Anyone spending time outdoors should first plan on enjoying their experience, and second, they should take sensible precautions to avoid tick exposures. An ounce of prevention is worth a pound of antibiotics!
Larval and nymphal deer ticks often hide in shady, moist ground litter, but adults can often be found above the ground clinging to tall grass, brush, trees and shrubs. Ticks also live in lawns and gardens, especially at the edges of woodlands, on fallen trees and around old stone walls. No natural, vegetated area can be considered completely free of infected ticks.
Ticks have been known to drop from a overhanging branch or tree limb. There are many potential hosts, which include all wild birds and mammals, domestic animals, and humans. Once a tick comes in contact with a human it generally climbs upward until it reaches a suitable site, often the back of the knee, groin, navel, armpit, ears, head or neck. It then begins the process of inserting its mouthparts into the skin until it reaches the blood supply.
The best action to take is to avoid contact with soil, leaf litter and vegetation as much as possible. However, if you garden, hike, camp, hunt, work outdoors or otherwise spend time in woods, brush or overgrown fields, you should use a combination of precautions faithfully to reduce your chances of getting Lyme or other tick borne diseases.
When taking the above precautions, consider this:
Any contact with vegetation, even playing in the yard, can result in exposure to ticks, so careful daily self-inspection is necessary whenever you are involved in outdoor activities. Remember ticks can be active when there is an 80% snow covering on the ground. Frequent tick checks should be followed by a detailed tick check each night before going to bed.
To remove a tick, follow these steps:
In highly endemic areas it is recommended to treat a tick bite to prevent developing Lyme or other tick borne diseases. New Jersey has some of the highest rates of infected ticks in the United States. Certainly, if a rash or other symptoms develop, see a physician immediately. Remember less than 10% of children get a Lyme rash and less than 50% of reported cases indicate a rash was noted.
Those who enjoy spending time in their yards can reduce the tick population around the home by:
* We do not have ties to Avon or Repel Permanone products and do not receive any financial or other incentives for promoting their products. We simply recommend them because we have found they are very helpful.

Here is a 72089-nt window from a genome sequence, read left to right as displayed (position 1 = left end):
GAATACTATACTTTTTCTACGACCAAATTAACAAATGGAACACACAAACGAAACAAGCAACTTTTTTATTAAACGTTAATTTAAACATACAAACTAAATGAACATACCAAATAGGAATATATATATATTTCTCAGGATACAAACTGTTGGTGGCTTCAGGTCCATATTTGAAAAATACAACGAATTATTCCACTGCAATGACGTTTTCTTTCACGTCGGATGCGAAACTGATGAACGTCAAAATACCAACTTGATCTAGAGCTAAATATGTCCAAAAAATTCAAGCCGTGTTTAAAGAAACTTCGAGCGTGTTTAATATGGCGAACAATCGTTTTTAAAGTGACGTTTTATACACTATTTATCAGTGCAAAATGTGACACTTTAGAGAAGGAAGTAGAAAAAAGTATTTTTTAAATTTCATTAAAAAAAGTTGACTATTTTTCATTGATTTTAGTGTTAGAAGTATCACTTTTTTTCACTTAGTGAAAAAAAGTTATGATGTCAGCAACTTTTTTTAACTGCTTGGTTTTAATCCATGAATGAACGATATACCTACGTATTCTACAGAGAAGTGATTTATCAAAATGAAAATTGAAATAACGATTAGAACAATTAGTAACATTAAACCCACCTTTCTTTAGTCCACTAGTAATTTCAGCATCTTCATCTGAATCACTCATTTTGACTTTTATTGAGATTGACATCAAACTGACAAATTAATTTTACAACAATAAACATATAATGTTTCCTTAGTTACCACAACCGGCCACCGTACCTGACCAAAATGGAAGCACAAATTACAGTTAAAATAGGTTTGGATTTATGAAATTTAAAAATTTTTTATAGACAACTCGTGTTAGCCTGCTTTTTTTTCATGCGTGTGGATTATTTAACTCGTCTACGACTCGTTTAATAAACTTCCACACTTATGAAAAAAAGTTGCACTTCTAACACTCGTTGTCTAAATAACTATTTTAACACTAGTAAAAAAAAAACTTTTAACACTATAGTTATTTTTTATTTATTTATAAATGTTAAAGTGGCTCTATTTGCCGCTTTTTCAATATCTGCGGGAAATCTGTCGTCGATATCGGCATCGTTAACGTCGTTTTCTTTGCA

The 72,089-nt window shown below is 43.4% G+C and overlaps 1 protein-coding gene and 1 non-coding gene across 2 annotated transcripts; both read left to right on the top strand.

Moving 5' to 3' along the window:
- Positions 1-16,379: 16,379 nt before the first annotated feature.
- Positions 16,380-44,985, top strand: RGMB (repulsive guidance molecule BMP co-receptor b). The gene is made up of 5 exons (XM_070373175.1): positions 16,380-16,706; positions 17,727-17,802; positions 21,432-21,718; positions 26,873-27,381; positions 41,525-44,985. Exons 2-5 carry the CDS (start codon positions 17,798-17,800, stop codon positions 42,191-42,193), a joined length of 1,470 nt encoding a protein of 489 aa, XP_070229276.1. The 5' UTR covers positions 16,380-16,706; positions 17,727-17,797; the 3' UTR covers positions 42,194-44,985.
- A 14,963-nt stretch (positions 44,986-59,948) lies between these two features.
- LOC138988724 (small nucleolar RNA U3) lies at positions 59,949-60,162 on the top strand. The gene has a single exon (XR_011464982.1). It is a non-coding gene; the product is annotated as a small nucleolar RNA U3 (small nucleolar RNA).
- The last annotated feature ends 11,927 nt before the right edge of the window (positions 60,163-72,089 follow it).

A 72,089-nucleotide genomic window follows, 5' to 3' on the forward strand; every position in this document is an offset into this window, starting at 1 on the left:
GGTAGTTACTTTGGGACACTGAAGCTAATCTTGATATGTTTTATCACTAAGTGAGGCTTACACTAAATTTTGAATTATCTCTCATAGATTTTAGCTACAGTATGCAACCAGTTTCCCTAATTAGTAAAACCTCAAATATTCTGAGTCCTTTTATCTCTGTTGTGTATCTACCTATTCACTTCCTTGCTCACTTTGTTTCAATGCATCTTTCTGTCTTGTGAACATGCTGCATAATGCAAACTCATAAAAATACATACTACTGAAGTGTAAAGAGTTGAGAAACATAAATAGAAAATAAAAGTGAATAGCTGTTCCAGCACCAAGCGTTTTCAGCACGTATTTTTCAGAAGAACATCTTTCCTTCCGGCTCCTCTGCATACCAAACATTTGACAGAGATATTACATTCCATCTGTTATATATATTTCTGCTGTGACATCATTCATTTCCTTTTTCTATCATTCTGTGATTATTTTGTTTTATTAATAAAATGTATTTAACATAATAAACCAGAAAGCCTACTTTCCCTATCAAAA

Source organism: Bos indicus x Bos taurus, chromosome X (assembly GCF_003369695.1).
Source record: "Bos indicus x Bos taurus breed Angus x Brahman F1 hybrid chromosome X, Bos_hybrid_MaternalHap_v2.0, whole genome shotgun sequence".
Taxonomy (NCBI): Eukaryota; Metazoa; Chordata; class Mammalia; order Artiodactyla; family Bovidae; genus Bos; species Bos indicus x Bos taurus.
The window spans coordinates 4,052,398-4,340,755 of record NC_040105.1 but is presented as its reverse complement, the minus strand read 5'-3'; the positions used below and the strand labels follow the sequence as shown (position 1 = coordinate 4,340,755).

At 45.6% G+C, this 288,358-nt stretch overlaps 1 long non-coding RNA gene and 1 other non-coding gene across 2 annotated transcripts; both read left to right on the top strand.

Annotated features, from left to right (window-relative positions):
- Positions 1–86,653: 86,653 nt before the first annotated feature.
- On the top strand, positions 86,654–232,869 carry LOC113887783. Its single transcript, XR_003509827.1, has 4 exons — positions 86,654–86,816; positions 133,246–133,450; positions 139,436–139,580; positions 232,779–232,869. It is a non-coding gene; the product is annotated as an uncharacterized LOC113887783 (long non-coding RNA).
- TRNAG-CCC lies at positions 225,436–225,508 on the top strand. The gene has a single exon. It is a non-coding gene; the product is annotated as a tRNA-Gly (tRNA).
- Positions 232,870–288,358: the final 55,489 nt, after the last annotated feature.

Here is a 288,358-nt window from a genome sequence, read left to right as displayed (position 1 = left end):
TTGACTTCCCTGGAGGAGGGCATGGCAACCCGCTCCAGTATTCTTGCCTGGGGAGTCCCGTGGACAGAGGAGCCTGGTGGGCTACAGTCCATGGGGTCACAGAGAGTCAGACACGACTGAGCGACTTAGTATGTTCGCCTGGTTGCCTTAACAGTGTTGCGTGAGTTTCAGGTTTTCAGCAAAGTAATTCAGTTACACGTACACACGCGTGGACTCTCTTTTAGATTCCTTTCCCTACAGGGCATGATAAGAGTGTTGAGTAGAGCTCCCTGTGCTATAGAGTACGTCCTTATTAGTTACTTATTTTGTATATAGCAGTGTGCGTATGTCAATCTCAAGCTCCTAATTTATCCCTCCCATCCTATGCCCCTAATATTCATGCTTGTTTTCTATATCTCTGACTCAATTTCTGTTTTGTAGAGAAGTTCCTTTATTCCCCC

CREATING A "SAFE ZONE"
Anything you can do to make your property less hospitable to deer, mice and birds will have a impact on the tick population. If you have a large yard, wooded area or high-use area, consider creating a “safe zone” to help reduce your exposure. You cannot keep all ticks out of the “safe zone”, but you can reduce the numbers and chance of accidental exposure substantially.
To create a "safe zone" Place a layer of wood chips at least 3 feet wide and 1-3 feet deep between your yard and the woods edge. Ticks are attracted to the wood chips because of the shade and moisture provided. Treat the chips regularly (several times a year) with Sevin or Permanone to kill any ticks living in or trying to cross the “safe zone” barrier. Keep children and pets out of the treated wood chips.
Keep all grass in your “safe zone” cut SHORT to discourage ticks from taking up residence there. Ticks do not like hot dry areas. Be sure not to provide an inviting habitat for ticks by using wood chips under picnic tables or playground equipment where people often gather.
To discourage deer and other wildlife from living in or wandering through your “safe zone” spray their favorite 'edibles' with a garlic, soap or hot pepper spray. Acorns and berries attract mice and other wildlife. Removing them and other wildlife food sources may help reduce the number of ticks.
Keep bird feeders away from the house and your “safe zone” to discourage mice (a favorite host of ticks) from gathering or nesting in or near your home. Set traps to remove mice from inside your house and empty the traps promptly.
To treat your yard or other outdoor areas to reduce ticks, you can purchase a product called Sevin (sold as a concentrated liquid or dust) and apply it to and around your high use areas. Sevin, sold as a garden product for use on fruits and vegetables, has one of the least offensive chemical odors, is fairly inexpensive considering the coverage and is recommended and effective for killing ticks. It can also be applied to your pets outdoor bedding areas to kill ticks and fleas. Carefully read and follow all directions on the label and remember to treat high-use areas and your wood chip border several times a year.
Save the cardboard inserts from toilet paper and paper towels. Treat a handful of cotton balls with Permanone (spray them outside on newspaper or on a protective covering), allow to dry and place the cotton balls loosely inside the cardboard tubes (or inside short pieces of PVC pipe). Place the tubes or pipes along the border of your property. Hopefully, mice will carry the cotton balls to their nest, exposing ticks to the Permanone treatment.
Inside Home- Ticks can live for over six months without a blood meal. An adult female can produce 2,000–5,000 off-spring. Homes may have to be treated for tick infestation if a female tick deposits her eggs indoors and they hatch. You should also be sure to check for ticks before getting into your vehicle in order to prevent similar problems.
Personal Protection- What Repellents Work Best?
Disclaimer- No prevention method is 100% effective. Please proceed as if it is possible to be bitten in spite of using one or more methods. If you find an attached tick, please visit: